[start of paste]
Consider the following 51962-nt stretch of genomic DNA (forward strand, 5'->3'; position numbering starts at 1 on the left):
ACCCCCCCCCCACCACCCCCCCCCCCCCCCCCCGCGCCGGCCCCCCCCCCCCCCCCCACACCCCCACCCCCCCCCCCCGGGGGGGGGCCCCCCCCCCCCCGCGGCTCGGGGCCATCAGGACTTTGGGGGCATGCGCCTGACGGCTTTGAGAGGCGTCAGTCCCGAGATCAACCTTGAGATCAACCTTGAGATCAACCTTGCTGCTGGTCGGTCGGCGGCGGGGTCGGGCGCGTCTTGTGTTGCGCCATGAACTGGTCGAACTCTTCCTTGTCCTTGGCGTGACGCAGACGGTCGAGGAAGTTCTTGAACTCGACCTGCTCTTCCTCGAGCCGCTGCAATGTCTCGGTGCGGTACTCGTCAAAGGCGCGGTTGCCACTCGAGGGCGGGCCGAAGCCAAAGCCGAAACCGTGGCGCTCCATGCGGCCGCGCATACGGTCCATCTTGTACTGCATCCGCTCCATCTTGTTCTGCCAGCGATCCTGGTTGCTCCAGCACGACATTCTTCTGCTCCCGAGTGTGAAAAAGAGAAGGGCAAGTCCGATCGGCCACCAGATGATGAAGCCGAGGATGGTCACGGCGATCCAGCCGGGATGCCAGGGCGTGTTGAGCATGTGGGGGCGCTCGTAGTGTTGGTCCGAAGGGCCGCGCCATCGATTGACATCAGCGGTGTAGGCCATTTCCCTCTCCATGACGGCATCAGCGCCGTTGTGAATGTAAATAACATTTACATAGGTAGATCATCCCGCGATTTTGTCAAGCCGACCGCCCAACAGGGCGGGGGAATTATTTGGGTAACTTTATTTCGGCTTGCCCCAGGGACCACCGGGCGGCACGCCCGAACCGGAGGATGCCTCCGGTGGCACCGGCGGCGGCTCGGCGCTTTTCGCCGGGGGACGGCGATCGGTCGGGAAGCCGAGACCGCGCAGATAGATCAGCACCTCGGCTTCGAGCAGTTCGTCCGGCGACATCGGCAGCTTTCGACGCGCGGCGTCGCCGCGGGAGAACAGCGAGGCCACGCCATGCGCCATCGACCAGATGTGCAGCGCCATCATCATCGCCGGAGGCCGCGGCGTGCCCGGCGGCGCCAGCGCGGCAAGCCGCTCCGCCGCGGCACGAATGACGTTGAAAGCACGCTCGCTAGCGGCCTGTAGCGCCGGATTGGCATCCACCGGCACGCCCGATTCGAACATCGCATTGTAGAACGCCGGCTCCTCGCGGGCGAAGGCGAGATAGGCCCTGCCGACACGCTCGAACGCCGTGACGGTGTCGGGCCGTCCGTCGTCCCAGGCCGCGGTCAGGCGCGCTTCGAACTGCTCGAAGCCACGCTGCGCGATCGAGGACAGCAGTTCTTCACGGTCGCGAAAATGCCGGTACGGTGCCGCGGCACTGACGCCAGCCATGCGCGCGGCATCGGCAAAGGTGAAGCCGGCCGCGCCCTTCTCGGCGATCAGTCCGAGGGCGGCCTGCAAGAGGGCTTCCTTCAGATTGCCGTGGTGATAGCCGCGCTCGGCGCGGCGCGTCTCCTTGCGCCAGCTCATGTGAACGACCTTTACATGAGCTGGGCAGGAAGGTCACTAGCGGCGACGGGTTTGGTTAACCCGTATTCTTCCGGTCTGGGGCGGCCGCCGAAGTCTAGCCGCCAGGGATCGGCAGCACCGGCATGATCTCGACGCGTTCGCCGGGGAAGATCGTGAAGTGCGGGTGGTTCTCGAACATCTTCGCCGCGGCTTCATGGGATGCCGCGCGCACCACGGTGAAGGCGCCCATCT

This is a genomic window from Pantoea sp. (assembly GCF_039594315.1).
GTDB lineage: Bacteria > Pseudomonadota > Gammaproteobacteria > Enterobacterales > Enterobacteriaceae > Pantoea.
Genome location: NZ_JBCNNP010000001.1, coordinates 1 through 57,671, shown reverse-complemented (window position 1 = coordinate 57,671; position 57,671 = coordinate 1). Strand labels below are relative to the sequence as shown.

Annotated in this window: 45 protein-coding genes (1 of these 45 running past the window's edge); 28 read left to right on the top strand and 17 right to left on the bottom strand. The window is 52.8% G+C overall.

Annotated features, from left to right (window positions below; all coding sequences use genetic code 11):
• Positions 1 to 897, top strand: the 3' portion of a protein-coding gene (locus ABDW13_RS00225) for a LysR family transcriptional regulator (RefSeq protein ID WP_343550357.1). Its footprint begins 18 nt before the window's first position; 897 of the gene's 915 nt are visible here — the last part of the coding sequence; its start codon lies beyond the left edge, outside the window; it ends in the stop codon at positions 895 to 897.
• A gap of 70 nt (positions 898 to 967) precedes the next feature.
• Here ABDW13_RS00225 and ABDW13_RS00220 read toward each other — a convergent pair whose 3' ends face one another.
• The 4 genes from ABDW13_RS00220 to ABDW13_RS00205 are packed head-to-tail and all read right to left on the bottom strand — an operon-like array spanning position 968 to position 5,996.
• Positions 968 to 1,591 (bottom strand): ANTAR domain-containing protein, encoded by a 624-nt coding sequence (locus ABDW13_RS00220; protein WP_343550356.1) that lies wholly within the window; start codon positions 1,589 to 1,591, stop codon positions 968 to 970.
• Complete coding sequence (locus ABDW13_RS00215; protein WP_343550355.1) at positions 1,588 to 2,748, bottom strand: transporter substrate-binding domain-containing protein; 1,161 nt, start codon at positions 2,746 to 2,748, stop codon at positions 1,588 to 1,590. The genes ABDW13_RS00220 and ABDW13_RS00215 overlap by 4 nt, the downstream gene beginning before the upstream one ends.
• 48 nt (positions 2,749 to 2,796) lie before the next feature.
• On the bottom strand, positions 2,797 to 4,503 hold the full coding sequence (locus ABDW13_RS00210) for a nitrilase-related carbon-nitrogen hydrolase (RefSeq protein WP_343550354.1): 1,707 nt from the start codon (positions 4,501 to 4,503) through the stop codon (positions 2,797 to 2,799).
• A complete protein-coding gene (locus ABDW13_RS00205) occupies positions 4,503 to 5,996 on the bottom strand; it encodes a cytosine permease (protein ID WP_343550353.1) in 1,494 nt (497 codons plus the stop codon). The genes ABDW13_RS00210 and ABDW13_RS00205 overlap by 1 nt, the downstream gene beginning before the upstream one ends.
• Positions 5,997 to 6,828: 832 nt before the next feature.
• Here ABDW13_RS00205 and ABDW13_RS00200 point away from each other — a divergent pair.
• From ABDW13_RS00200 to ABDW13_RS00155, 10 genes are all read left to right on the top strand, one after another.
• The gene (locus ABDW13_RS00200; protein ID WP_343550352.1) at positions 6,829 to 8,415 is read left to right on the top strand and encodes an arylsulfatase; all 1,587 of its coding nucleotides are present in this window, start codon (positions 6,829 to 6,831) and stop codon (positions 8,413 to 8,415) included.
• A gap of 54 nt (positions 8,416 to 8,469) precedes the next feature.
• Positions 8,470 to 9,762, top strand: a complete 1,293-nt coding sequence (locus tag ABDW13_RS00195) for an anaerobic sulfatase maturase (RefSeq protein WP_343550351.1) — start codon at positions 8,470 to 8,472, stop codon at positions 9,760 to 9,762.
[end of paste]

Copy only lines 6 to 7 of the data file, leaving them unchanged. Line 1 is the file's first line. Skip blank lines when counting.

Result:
Annotated in this window: 45 protein-coding genes (1 of these 45 running past the window's edge); 28 read left to right on the top strand and 17 right to left on the bottom strand. The window is 52.8% G+C overall.

Annotated features, from left to right (window positions below; all coding sequences use genetic code 11):